Remember that 2006 benchmarking report by Jeffrey Macher and Jackson Nickerson, which pegged drug manufacturing waste as over $50 billion per year? One of its key messages was that process complexity breeds waste, noncompliance and quality problems.
Drug making has, arguably, some of the most complex manufacturing processes around. Take vaccine manufacturing. Many of the compliance issues that FDA has cited in recent 483’s stem entirely from insufficient error-proofing, and lack of training. Why is it that more pharma “Lean Six Sigma” programs are not tackling error-proofing, or, if you prefer the sound of the Japanese, poka yoke (PO ka YO kay) as defined by Shigeo Shingo in the 1960’s? He had first called it “foolproofing,” or baka yoke, but a worker found the term offensive.
The key to success in stopping or preventing errors appears to be putting yourself in an operator’s shoes in the gemba (Japanese for “the place where truth is to be found”), or the manufacturing or laboratory floor. Are enough pharma managers walking that floor? Maybe not. Most respondents to this year’s operational excellence (OpEx) survey, results here, agreed that senior or middle managers were the main obstacles to improving processes and quality at their facilities. Search the Internet for examples of poka yoke, and you’ll find many in discrete manufacturing.
There aren’t many published examples for drug manufacturing. For those, you’ll have to work back from FDA 483’s to get some idea. However, change may be coming. This year’s OpEx survey suggests that error-proofing and 5- or 6-S efforts have become important in more drug company strategies than they had been in past surveys.
Lean and OpEx consultant Martin Hinckley suggests that there’s still room for improvement,though. In this article, he describes a recent visit to a drug company client that uncovered over 200 opportunities to reduce error. The facility had only five error proofing devices and procedures in place, but a list of opportunities that reads like a litany of “what not to do.”
Some examples: Controls for two digital scales, located at left and right corners of a room, were placed one above the other at the center of one wall. Controls for three different sources of water, each maintained at a different temperature, were identical and adjacent to each other---even though adding water of the wrong temperature could ruin a batch. Multi-tasking operators were expected to turn off water manually once the correct amount is in the tank, without any alarms or alerts----much less an automatic shut off valve.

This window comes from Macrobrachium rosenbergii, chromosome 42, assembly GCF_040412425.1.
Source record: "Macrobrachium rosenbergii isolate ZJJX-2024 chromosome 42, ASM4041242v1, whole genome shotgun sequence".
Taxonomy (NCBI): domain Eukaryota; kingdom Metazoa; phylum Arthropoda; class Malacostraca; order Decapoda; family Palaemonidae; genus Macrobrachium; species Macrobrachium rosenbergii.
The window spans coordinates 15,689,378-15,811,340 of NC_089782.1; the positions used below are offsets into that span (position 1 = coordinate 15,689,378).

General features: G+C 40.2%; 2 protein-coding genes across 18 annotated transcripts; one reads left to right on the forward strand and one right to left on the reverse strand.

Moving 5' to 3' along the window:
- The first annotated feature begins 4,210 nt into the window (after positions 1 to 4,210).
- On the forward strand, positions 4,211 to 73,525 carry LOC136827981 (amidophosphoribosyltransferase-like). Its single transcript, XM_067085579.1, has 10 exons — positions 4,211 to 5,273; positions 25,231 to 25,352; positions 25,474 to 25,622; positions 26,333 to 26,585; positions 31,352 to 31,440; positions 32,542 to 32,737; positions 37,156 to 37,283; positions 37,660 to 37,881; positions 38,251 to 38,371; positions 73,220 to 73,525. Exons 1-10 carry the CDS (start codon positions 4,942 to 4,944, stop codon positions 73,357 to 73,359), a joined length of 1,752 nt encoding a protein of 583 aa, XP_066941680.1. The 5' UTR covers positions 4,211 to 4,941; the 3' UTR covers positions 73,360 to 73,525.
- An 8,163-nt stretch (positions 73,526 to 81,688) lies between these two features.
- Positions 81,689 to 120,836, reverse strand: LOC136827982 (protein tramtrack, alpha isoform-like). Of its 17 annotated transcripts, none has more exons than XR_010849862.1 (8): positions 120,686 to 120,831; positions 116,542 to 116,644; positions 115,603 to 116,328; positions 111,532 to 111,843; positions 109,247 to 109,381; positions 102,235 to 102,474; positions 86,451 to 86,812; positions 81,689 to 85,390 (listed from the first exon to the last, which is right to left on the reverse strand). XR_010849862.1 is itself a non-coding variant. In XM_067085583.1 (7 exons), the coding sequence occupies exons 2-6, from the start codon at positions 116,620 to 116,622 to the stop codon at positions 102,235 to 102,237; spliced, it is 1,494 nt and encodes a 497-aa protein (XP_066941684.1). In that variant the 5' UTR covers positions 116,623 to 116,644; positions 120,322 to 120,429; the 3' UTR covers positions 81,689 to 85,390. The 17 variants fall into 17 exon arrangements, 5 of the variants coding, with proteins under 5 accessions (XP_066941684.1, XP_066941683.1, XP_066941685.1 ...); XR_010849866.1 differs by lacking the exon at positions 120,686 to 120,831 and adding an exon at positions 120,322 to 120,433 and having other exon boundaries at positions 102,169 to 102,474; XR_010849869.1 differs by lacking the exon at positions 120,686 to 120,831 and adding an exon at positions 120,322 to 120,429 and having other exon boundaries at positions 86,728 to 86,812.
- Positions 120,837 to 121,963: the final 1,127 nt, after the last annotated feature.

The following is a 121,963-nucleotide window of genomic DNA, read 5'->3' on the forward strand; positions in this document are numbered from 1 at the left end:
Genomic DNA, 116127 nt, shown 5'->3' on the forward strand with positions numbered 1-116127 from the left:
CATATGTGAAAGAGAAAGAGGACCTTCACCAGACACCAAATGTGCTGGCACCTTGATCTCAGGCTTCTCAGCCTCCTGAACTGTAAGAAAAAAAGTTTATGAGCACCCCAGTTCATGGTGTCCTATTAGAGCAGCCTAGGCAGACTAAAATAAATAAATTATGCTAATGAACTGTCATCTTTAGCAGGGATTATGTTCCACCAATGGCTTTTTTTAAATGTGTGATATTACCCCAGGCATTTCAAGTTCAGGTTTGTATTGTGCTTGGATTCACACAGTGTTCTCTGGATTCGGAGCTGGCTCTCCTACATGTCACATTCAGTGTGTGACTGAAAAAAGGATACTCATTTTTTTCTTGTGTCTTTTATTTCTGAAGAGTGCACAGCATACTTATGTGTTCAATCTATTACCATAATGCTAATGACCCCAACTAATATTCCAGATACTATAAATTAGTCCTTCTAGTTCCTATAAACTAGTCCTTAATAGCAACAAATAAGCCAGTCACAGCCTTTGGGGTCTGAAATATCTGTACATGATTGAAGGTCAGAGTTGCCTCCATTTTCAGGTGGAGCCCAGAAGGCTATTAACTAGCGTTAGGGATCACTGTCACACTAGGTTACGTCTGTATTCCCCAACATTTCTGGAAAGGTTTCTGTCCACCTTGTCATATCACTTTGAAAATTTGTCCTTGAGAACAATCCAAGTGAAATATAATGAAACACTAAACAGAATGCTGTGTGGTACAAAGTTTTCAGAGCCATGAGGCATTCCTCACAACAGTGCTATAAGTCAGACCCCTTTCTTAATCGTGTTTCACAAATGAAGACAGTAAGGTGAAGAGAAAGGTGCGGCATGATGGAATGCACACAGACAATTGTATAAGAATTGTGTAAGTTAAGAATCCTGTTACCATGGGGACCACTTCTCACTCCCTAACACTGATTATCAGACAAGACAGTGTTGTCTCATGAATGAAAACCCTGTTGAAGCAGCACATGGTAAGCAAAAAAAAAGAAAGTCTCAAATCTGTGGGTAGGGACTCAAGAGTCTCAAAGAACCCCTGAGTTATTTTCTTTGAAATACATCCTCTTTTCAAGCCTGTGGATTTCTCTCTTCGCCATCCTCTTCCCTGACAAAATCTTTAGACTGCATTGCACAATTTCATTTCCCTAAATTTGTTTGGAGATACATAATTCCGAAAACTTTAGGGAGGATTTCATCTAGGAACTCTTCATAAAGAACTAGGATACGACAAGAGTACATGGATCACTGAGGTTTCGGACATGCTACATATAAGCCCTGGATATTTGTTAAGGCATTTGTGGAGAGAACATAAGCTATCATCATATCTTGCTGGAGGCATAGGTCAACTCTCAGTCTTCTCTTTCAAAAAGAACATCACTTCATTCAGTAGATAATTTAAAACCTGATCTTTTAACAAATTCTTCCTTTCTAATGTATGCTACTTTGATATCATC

At a time when sensors are smarter, less expensive and more plentiful than ever, can’t they be applied to prevent these types of situations from occurring? Ironically, Hinckley says, the typical response to errors is to institute more administrative controls to prevent errors, which only generate more errors!
The Japanese concept of Jidoka calls for empowering the operator by using simple devices, visual and auditory, that will allow him or her to stop a process whenever a quality problems crop up---before they can destroy a batch, or an entire lot, of product. Process Analytical Technologies (PAT), which, like error proofing, ranked higher on more survey respondents’ OpEx priority lists this year, represents an important way to reach Jidoka. But there are also simpler “visual” ways to avoid major quality problems that stem from error.
Have you examined all of the possibilities at your workplace? Error-proofing’s not glamorous. In an industry full of Ph.D’s, it may seem about as interesting as bottle washing, but today’s errors often become tomorrow’s product recalls or quality problems. Please write in and let us know how you’re battling error at your facility.